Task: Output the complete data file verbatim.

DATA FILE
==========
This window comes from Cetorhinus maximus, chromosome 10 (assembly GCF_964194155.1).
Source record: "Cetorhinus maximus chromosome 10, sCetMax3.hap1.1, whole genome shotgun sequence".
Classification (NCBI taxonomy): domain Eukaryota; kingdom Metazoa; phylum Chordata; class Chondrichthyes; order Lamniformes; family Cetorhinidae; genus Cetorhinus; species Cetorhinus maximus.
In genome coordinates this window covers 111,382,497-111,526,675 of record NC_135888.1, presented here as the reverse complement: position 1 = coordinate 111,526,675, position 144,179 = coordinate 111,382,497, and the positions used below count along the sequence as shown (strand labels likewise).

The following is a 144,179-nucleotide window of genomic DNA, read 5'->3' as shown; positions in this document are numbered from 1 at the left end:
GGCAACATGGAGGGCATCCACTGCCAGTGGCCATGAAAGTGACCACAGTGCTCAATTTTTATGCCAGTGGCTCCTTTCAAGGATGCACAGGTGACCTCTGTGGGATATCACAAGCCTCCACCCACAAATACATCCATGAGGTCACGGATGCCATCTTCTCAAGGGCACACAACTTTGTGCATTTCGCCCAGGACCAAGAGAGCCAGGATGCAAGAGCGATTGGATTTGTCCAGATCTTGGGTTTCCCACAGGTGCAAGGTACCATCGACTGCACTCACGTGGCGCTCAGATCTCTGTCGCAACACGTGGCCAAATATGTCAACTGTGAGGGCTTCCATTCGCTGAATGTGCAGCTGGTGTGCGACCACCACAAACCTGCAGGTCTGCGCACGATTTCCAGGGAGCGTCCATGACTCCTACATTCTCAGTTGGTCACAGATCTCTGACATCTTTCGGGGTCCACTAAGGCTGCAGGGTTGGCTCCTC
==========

This window comes from Cetorhinus maximus, chromosome 10 (assembly GCF_964194155.1).
Source record: "Cetorhinus maximus chromosome 10, sCetMax3.hap1.1, whole genome shotgun sequence".
Classification (NCBI taxonomy): domain Eukaryota; kingdom Metazoa; phylum Chordata; class Chondrichthyes; order Lamniformes; family Cetorhinidae; genus Cetorhinus; species Cetorhinus maximus.
In genome coordinates this window covers 111,382,497-111,526,675 of record NC_135888.1, presented here as the reverse complement: position 1 = coordinate 111,526,675, position 144,179 = coordinate 111,382,497, and the positions used below count along the sequence as shown (strand labels likewise).

The following is a 144,179-nucleotide window of genomic DNA, read 5'->3' as shown; positions in this document are numbered from 1 at the left end:
GGCAACATGGAGGGCATCCACTGCCAGTGGCCATGAAAGTGACCACAGTGCTCAATTTTTATGCCAGTGGCTCCTTTCAAGGATGCACAGGTGACCTCTGTGGGATATCACAAGCCTCCACCCACAAATACATCCATGAGGTCACGGATGCCATCTTCTCAAGGGCACACAACTTTGTGCATTTCGCCCAGGACCAAGAGAGCCAGGATGCAAGAGCGATTGGATTTGTCCAGATCTTGGGTTTCCCACAGGTGCAAGGTACCATCGACTGCACTCACGTGGCGCTCAGATCTCTGTCGCAACACGTGGCCAAATATGTCAACTGTGAGGGCTTCCATTCGCTGAATGTGCAGCTGGTGTGCGACCACCACAAACCTGCAGGTCTGCGCACGATTTCCAGGGAGCGTCCATGACTCCTACATTCTCAGTTGGTCACAGATCTCTGACATCTTTCGGGGTCCACTAAGGCTGCAGGGTTGGCTCCTC